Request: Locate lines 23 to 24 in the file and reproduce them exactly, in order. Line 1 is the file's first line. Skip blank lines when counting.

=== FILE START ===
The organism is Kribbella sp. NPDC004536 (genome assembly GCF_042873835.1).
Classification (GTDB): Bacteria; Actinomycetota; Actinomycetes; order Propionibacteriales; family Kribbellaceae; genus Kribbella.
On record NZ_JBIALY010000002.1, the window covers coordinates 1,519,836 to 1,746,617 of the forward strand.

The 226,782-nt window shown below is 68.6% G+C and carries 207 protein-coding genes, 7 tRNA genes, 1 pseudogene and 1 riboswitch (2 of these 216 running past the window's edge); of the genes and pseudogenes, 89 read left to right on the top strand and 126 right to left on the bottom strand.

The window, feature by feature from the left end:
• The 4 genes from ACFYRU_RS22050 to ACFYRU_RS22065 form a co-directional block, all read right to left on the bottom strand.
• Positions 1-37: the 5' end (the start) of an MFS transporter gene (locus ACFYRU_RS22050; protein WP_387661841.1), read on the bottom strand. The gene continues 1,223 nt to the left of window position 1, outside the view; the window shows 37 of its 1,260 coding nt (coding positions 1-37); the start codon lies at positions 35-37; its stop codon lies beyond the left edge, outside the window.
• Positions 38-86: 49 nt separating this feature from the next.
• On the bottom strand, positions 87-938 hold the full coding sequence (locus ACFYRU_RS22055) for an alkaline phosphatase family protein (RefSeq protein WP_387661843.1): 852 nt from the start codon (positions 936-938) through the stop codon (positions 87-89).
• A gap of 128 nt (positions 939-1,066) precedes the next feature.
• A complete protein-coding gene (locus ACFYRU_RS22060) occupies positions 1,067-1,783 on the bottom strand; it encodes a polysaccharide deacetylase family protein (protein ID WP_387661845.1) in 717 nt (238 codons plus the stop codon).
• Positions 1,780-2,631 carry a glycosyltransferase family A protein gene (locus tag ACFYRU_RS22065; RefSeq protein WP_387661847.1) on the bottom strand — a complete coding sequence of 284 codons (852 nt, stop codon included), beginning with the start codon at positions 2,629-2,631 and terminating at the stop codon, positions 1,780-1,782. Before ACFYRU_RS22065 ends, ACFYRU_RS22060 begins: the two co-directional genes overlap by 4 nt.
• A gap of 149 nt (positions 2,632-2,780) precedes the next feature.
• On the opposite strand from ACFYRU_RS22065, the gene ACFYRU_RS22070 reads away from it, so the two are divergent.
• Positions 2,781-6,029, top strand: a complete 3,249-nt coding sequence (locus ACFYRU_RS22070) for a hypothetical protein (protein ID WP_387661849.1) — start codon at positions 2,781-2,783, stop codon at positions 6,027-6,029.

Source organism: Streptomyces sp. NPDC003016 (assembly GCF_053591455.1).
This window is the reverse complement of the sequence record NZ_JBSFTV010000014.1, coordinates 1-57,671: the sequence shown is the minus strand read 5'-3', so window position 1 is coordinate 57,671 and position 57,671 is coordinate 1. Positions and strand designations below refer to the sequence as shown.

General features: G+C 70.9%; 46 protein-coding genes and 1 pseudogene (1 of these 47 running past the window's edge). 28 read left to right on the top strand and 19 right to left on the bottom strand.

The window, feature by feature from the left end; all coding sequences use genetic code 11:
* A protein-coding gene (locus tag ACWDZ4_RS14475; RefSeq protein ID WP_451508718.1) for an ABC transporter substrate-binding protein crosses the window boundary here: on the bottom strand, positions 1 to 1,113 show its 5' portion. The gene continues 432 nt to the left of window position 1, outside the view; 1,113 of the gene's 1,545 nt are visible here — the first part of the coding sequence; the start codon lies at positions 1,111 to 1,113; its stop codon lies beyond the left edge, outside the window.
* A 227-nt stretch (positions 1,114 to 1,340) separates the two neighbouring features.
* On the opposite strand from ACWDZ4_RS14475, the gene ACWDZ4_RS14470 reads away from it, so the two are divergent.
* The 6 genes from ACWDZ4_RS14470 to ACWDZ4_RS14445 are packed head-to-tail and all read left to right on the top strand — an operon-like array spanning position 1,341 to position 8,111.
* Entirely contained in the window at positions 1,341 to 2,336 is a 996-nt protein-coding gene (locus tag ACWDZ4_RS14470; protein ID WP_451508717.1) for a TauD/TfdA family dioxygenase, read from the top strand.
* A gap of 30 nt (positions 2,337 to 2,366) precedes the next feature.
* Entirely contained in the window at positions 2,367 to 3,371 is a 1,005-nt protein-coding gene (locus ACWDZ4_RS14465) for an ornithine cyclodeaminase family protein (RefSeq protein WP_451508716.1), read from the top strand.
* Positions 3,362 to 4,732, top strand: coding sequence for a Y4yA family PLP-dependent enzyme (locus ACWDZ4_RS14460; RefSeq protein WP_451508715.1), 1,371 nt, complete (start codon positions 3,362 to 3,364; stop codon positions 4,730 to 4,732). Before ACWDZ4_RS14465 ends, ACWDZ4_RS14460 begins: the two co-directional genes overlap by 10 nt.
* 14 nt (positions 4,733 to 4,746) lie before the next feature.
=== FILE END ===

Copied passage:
* The 6 genes from ACWDZ4_RS14470 to ACWDZ4_RS14445 are packed head-to-tail and all read left to right on the top strand — an operon-like array spanning position 1,341 to position 8,111.
* Entirely contained in the window at positions 1,341 to 2,336 is a 996-nt protein-coding gene (locus tag ACWDZ4_RS14470; protein ID WP_451508717.1) for a TauD/TfdA family dioxygenase, read from the top strand.